Last year, a bill emerged that seemed to upend the traditional balance of power in Carson City. It also offered to close loopholes that allow criminals to obtain lethal firearms. That bill was SB 221. And State Senator Justin Jones (D-Enterprise) authored that bill.
SB 221 passed the Legislature, but Governor Brian Sandoval (R) vetoed the bill despite its broad public support. And now, Nevada Republicans are targeting Senator Justin Jones as he runs for reelection to a full term. (He was first elected in 2012 to fill the remainder of Elizabeth Halseth's [R-Enterprise] term after she resigned from office.)
Even though polls have shown very strong public support for expanding background checks for gun purchases made at gun shows and online, the NRA and gun industry are pouring money into the campaign to defeat background checks initiatives meant to do what Congress refused to do on the federal level last year. And even though Nevada's own background checks initiative has just been cleared by a Carson City district court to begin collecting signatures soon, the gun lobby and G-O-TEA political operatives still want to "make an example" of Senator Jones for daring to even propose SB 221 last year.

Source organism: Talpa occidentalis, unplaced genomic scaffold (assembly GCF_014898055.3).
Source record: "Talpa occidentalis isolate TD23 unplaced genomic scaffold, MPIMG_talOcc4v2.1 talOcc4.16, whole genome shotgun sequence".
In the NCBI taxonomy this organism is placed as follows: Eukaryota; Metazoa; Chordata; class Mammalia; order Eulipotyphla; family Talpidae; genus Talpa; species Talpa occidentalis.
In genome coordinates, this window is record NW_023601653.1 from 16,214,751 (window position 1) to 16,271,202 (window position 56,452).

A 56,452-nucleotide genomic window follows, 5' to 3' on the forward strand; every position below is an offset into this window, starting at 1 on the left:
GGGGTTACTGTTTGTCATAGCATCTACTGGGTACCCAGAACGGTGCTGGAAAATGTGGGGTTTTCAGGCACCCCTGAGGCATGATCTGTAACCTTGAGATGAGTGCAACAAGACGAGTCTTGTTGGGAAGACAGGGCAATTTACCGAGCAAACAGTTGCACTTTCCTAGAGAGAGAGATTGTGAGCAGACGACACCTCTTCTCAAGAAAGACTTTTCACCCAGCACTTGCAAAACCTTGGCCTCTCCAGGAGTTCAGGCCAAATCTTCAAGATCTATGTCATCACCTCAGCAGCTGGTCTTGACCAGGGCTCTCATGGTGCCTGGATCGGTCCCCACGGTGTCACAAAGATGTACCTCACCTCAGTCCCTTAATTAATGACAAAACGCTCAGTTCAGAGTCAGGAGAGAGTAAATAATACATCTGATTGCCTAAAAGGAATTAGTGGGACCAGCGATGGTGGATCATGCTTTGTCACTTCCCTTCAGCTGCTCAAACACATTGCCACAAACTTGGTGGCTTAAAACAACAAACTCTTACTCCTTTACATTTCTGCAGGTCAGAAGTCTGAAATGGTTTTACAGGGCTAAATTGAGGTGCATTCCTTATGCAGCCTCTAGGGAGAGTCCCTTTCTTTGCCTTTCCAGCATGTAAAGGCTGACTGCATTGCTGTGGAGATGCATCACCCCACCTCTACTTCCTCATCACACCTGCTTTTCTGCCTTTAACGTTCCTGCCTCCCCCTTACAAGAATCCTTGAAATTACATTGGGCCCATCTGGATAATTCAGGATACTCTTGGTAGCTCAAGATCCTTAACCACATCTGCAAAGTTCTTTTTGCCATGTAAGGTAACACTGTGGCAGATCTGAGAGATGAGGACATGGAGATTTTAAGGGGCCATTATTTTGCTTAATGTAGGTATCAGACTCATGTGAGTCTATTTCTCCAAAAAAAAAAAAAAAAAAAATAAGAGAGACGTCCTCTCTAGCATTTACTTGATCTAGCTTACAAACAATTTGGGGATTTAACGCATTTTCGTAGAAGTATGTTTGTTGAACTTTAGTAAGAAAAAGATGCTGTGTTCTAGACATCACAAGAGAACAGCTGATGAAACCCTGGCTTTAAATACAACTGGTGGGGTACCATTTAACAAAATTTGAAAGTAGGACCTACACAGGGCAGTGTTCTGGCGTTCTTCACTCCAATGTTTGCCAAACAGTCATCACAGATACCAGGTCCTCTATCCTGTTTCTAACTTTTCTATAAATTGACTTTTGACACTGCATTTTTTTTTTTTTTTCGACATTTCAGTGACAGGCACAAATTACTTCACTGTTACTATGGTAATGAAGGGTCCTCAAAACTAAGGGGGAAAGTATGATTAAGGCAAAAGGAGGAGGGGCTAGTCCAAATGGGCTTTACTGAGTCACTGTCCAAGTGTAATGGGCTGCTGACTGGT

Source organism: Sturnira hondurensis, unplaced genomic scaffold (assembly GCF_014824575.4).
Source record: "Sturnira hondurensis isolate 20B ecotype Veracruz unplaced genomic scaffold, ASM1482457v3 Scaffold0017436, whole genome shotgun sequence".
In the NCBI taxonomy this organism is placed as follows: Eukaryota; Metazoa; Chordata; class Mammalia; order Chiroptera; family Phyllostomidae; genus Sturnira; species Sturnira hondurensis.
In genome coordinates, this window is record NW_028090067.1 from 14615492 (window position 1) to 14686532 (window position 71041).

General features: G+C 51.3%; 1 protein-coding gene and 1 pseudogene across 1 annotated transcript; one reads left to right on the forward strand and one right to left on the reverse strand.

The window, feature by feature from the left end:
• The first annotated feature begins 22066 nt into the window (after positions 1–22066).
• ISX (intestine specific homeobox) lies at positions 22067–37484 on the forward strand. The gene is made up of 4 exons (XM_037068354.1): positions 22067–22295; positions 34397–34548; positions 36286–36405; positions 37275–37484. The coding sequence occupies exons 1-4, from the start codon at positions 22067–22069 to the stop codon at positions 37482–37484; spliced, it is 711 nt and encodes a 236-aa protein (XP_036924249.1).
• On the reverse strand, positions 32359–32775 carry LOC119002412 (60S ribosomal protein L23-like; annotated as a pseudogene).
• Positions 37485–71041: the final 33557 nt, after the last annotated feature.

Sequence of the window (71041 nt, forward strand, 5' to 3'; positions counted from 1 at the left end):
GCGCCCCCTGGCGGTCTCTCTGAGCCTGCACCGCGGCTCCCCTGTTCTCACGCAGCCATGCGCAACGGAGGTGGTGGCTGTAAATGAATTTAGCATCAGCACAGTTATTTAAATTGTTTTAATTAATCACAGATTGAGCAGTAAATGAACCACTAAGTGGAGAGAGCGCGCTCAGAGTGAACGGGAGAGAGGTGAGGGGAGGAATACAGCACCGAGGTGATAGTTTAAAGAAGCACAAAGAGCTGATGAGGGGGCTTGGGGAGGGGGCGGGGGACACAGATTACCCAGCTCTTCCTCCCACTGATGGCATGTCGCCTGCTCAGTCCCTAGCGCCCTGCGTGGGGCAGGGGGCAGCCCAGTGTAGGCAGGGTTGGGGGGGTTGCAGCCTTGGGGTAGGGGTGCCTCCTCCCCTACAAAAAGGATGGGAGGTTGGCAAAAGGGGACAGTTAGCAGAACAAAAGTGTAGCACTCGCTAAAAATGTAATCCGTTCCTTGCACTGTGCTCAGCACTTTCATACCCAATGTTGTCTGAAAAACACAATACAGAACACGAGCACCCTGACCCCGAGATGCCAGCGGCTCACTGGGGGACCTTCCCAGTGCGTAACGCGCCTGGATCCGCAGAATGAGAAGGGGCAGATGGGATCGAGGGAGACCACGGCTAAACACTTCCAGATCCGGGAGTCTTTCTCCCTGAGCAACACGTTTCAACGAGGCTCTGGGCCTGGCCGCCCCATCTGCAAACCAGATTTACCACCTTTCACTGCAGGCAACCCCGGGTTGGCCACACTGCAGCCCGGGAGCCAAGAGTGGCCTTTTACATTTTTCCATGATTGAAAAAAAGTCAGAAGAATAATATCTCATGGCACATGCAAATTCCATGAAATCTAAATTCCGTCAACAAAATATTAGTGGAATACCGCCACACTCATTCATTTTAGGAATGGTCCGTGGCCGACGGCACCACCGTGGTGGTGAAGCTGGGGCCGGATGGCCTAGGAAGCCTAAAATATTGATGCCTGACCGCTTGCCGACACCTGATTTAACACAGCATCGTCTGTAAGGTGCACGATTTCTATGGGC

This may prove to be a turning point for both the politics and policy of gun violence. For decades, the NRA and the rest of the gun lobby have demanded complete fealty from state and federal legislators. And for decades, that's exactly what they've received from state and federal legislators.
But last year, something changed. The reality of gun violence hit home hard. And that was even enough to convince US Senator Harry Reid (D), someone who had sported a "B" rating from the NRA, to reevaluate federal gun safety policies. But when Nevada's other US Senator joined the G-O-TEA led filibuster against a mere background checks bill, Nevadans then looked to the state government to see if we could at least fix this problem at the state level.
State Senator Jones and gun safety advocates rounded up enough votes for SB 221 to pass... Then Governor Sandoval vetoed it. Yet even as the background checks initiative goes to the people for consideration, the gun lobby still wants to "make an example" of Senator Jones for daring to act. The next few months will tell whether they can maintain a stranglehold over this state. The next few months will tell whether Nevadans may actually turn around and dare to act on gun violence despite the gun lobby's extensive and expensive political threats.